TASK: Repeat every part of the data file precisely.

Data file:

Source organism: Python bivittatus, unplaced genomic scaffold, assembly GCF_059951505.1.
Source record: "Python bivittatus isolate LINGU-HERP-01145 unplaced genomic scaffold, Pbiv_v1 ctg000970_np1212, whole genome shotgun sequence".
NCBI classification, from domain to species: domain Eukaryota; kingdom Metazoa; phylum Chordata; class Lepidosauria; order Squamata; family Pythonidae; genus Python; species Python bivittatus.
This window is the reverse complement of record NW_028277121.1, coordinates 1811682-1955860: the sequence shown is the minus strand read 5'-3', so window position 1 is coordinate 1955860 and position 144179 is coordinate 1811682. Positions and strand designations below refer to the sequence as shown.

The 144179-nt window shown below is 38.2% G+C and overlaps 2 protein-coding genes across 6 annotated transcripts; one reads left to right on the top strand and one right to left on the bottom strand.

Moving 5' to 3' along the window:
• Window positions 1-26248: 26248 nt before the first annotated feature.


Source organism: Python bivittatus, unplaced genomic scaffold, assembly GCF_059951505.1.
Source record: "Python bivittatus isolate LINGU-HERP-01145 unplaced genomic scaffold, Pbiv_v1 ctg000970_np1212, whole genome shotgun sequence".
NCBI classification, from domain to species: domain Eukaryota; kingdom Metazoa; phylum Chordata; class Lepidosauria; order Squamata; family Pythonidae; genus Python; species Python bivittatus.
This window is the reverse complement of record NW_028277121.1, coordinates 1811682-1955860: the sequence shown is the minus strand read 5'-3', so window position 1 is coordinate 1955860 and position 144179 is coordinate 1811682. Positions and strand designations below refer to the sequence as shown.

The 144179-nt window shown below is 38.2% G+C and overlaps 2 protein-coding genes across 6 annotated transcripts; one reads left to right on the top strand and one right to left on the bottom strand.

Moving 5' to 3' along the window:
• Window positions 1-26248: 26248 nt before the first annotated feature.